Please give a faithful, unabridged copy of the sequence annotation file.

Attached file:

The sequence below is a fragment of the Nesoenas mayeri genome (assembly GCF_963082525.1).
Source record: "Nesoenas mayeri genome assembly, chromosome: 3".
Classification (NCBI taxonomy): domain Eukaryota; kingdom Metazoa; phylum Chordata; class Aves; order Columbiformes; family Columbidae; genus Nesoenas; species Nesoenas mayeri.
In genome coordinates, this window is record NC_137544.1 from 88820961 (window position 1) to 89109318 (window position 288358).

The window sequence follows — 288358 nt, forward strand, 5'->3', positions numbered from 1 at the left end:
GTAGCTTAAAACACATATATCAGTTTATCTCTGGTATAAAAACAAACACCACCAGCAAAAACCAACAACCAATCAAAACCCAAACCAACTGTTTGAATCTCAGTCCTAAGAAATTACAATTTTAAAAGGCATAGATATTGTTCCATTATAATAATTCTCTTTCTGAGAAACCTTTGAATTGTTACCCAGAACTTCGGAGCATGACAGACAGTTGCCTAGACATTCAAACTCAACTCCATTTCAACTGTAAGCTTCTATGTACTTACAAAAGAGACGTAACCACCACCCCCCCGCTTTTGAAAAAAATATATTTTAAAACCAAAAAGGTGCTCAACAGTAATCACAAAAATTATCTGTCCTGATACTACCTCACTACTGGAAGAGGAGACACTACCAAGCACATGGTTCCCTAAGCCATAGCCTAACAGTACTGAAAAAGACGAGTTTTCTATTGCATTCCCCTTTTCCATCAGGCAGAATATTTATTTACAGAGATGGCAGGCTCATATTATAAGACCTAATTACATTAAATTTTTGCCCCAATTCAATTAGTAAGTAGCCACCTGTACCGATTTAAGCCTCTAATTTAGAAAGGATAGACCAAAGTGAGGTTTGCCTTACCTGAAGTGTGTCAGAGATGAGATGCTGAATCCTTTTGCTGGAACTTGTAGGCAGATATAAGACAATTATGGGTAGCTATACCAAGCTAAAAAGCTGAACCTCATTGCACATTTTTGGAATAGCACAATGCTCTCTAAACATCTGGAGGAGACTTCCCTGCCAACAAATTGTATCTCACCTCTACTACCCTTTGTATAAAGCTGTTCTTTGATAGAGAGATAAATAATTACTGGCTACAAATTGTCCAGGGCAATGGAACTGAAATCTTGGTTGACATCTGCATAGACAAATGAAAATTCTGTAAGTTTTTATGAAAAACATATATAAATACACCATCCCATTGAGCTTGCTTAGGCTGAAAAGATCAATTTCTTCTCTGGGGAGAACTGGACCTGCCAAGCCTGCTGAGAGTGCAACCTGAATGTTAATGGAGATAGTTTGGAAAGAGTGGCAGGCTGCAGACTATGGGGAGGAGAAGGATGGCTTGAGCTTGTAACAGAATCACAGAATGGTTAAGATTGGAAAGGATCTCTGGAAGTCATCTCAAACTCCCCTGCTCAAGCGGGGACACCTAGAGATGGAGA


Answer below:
The sequence below is a fragment of the Nesoenas mayeri genome (assembly GCF_963082525.1).
Source record: "Nesoenas mayeri genome assembly, chromosome: 3".
Classification (NCBI taxonomy): domain Eukaryota; kingdom Metazoa; phylum Chordata; class Aves; order Columbiformes; family Columbidae; genus Nesoenas; species Nesoenas mayeri.
In genome coordinates, this window is record NC_137544.1 from 88820961 (window position 1) to 89109318 (window position 288358).

The window sequence follows — 288358 nt, forward strand, 5'->3', positions numbered from 1 at the left end:
GTAGCTTAAAACACATATATCAGTTTATCTCTGGTATAAAAACAAACACCACCAGCAAAAACCAACAACCAATCAAAACCCAAACCAACTGTTTGAATCTCAGTCCTAAGAAATTACAATTTTAAAAGGCATAGATATTGTTCCATTATAATAATTCTCTTTCTGAGAAACCTTTGAATTGTTACCCAGAACTTCGGAGCATGACAGACAGTTGCCTAGACATTCAAACTCAACTCCATTTCAACTGTAAGCTTCTATGTACTTACAAAAGAGACGTAACCACCACCCCCCCGCTTTTGAAAAAAATATATTTTAAAACCAAAAAGGTGCTCAACAGTAATCACAAAAATTATCTGTCCTGATACTACCTCACTACTGGAAGAGGAGACACTACCAAGCACATGGTTCCCTAAGCCATAGCCTAACAGTACTGAAAAAGACGAGTTTTCTATTGCATTCCCCTTTTCCATCAGGCAGAATATTTATTTACAGAGATGGCAGGCTCATATTATAAGACCTAATTACATTAAATTTTTGCCCCAATTCAATTAGTAAGTAGCCACCTGTACCGATTTAAGCCTCTAATTTAGAAAGGATAGACCAAAGTGAGGTTTGCCTTACCTGAAGTGTGTCAGAGATGAGATGCTGAATCCTTTTGCTGGAACTTGTAGGCAGATATAAGACAATTATGGGTAGCTATACCAAGCTAAAAAGCTGAACCTCATTGCACATTTTTGGAATAGCACAATGCTCTCTAAACATCTGGAGGAGACTTCCCTGCCAACAAATTGTATCTCACCTCTACTACCCTTTGTATAAAGCTGTTCTTTGATAGAGAGATAAATAATTACTGGCTACAAATTGTCCAGGGCAATGGAACTGAAATCTTGGTTGACATCTGCATAGACAAATGAAAATTCTGTAAGTTTTTATGAAAAACATATATAAATACACCATCCCATTGAGCTTGCTTAGGCTGAAAAGATCAATTTCTTCTCTGGGGAGAACTGGACCTGCCAAGCCTGCTGAGAGTGCAACCTGAATGTTAATGGAGATAGTTTGGAAAGAGTGGCAGGCTGCAGACTATGGGGAGGAGAAGGATGGCTTGAGCTTGTAACAGAATCACAGAATGGTTAAGATTGGAAAGGATCTCTGGAAGTCATCTCAAACTCCCCTGCTCAAGCGGGGACACCTAGAGATGGAGA